Additionally, literature that focused on autistic individuals who did not take risperidone was excluded. Grey literature was also excluded, and an article with only an abstract was not used.

Selection Process

The shortlisted articles were transferred to Endnote, where duplicates were removed. Then, the articles were screened by title and abstract, which were independently accessed by the first and second authors (JH and OF). All concerns regarding eligibility conflicts were discussed among co-authors, and a mutual consensus was reached. Next, these articles were further evaluated by screening for full-text access and selecting the relevant articles. Finally, the inclusion and exclusion criteria were conducted, and articles meeting the criteria were further shortlisted.

Quality Assessment of the Study

The reduced number of articles underwent quality checks using the appropriate quality appraisal tools. Co-authors participated in the quality check process. Clinical trials were assessed using the Cochrane bias assessment tool; systematic reviews were assessed using the Assessment of Multiple Systematic Review (AMSTAR).

Data Collection Process

The articles that will be used for the systematic review were finalized, and the primary outcome was evaluated. Also, other relevant information was evaluated. The first and second authors extracted the necessary data, and the other authors were involved in finalizing the data retrieved using a data extraction questionnaire. The data extraction questionnaire was used to identify the study type, the participants and their age, and the appropriate intervention and outcome of the study.


Study Identification and Selection

There were a total of 725 relevant articles identified in the databases used; 45 duplicates were removed, and 188 were removed for other reasons. The screening was conducted by filtering through titles and abstracts and searching for full text. There were 15 articles remaining, which were evaluated for eligibility and quality. Out of these articles, 11 were chosen for review.Figure1illustrates the PRISMA flow chart of the selection process.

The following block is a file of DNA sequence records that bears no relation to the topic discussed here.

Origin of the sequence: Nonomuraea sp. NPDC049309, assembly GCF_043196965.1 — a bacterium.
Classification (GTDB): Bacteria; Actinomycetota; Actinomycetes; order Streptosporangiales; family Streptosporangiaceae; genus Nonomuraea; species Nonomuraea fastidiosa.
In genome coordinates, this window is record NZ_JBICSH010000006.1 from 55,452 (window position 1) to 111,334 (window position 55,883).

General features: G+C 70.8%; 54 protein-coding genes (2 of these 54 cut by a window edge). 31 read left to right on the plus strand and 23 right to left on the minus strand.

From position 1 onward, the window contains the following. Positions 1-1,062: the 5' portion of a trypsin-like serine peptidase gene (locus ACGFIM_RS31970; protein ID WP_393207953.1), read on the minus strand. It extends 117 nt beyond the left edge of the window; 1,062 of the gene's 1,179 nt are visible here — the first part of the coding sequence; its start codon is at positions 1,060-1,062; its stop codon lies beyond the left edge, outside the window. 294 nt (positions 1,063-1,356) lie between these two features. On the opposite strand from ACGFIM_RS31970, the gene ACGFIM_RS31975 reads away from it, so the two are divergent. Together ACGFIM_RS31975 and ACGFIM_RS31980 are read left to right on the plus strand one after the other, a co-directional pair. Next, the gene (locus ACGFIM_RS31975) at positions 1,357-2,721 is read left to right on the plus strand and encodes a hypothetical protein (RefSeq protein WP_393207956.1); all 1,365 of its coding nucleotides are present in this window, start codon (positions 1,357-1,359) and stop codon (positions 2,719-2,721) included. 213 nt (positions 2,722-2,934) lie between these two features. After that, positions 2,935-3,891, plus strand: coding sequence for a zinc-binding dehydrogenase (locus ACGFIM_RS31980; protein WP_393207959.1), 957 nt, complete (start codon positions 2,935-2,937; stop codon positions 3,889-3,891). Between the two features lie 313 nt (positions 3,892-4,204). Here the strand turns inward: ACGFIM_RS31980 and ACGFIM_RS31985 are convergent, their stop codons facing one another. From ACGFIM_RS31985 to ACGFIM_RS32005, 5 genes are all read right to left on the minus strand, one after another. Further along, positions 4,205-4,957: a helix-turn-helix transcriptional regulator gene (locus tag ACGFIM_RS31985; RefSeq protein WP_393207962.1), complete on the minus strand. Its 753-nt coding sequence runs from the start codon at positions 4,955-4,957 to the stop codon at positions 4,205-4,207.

Figure 1

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PRISMA flowchart illustrating the article selection process.

PRISMA: Preferred Reporting Items for Systematic Review and Meta-Analysis; MeSH: Medical Subject Headings; PMC: PubMed Central.

The articles were evaluated for eligibility by using the appropriate quality appraisal tools.

Table ​Table22 illustrates the outcome of the quality appraisal.

Table 2

Quality appraisal using the Cochrane bias assessment tool.

(+) Low risk of bias; (-) High risk of bias; (?) Unclear risk of bias.

Authors and Year of PublicationRandom Sequence GenerationAllocation ConcealmentBlinding of Participant and PersonnelBlinding of Outcome AssessmentIncomplete Outcome DataSelective ReportingOther